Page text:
13.2 In instances of staff reduction, four working days’ advance notice will be given to regularly assigned employees whose positions are to be abolished, except in the event of a strike or work stoppage by employees in the railway industry, in which case a shorter notice may be given. The Local Chairman will be supplied with a copy of any notice.

Article 13.3 provides for the exercise of certain rights by employees affected by a staff reduction, and there is no doubt that it would apply to the grievors, who had received notice under Article 13.2. Article 13.3 is as follows:

13.3 An employee whose position is abolished or who is displaced from his permanent position may:

(a) displace a Junior employee in his own seniority group (a P & S Department employee need not displace outside his respective region) on a temporary or permanent position, for whose position he is qualified, or

(b) displace the Junior permanently assigned employee, for whose position he is qualified (but not necessarily the positions of Office Boy, Call Boy, Watchboy, Red Cap or Messenger) in the seniority group containing his current job classification on any other Area in his Region, or

(c) after exhausting his seniority rights at his own station or terminal, he may elect to protect spare and relief work in his own seniority group at his present station or terminal or at any station or terminal on his Area at which he has previously been laid off or displaced providing work is available at such point. The number of employees protecting spare and relief work in any seniority group at any one point shall not exceed one such employee for every five positions established in that seniority group at that point.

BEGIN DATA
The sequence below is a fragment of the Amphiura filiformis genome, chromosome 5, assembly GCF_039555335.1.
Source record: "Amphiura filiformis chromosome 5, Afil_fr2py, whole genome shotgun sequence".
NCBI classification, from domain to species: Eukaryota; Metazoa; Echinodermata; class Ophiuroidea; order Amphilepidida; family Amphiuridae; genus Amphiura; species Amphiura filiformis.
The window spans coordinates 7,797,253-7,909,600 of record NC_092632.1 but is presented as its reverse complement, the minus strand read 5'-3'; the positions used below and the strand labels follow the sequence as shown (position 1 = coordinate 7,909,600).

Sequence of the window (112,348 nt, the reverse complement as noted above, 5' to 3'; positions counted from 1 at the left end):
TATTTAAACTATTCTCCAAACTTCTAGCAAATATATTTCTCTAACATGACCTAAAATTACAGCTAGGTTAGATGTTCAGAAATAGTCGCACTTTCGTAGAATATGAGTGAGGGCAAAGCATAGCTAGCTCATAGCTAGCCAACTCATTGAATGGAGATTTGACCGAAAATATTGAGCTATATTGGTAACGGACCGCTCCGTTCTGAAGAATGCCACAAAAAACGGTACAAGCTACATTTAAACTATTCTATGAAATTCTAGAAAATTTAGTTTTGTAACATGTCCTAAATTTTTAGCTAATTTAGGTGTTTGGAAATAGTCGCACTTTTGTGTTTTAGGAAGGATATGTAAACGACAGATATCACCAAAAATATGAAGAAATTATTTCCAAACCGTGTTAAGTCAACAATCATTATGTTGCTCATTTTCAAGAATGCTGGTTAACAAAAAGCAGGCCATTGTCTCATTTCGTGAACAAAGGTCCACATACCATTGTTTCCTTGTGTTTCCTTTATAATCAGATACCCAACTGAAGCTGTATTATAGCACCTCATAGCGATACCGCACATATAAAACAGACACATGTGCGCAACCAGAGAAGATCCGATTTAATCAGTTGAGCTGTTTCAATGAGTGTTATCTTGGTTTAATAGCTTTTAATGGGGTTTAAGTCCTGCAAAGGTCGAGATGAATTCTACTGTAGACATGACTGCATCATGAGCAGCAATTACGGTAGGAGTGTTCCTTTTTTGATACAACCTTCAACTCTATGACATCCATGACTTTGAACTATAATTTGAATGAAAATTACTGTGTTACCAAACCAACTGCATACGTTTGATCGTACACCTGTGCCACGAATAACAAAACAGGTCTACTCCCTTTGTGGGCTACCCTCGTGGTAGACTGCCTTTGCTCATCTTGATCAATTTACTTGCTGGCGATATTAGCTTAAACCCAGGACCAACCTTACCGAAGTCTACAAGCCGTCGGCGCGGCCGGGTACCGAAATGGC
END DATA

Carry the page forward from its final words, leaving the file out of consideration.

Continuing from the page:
Such an employee shall forfeit his seniority, if he does not notify the officer in charge and the Local Chairman, in writing, of his choice within ten calendar days from date of displacement or abolition of his position.

An employee who elects option (b) above will transfer all of his seniority rights to the new Area on the date of his appointment to that Area.

An employee who does not elect either option (b) or (c) above and has exhausted his rights under option (a) above will have his name placed on his Area laid off list.

While there is a time limit within which such rights must be exercised, there is no delay imposed on such exercise. The Company contends that the grievors did not seek to exercise these rights, but the material before me established that it was the Company’s policy not to allow the displacement of junior employees on this occasion. In these circumstances, the Company cannot rely on the failure of the employees to make a claim which the Company has indicated it would refuse. It was, effectively, the Company’s action (however understandable the reasons which lead to it) which deprived the grievor of a days work to which, it appears, they were entitled. No question was raised as to the relative seniority of the grievors or as to their qualifications for jobs performed by junior employees on the day in question, nor is it clear that there would in fact have been work for all of the grievors. Having regard to the issue as stated, however, it is my conclusion that, as a matter of principle the grievors are entitled to succeed. In any event, as noted at the outset, the grievors would be entitled to payment under Article 4.5.

For the foregoing reasons, the grievances are allowed.

(signed) J. F. W. WEATHERHILL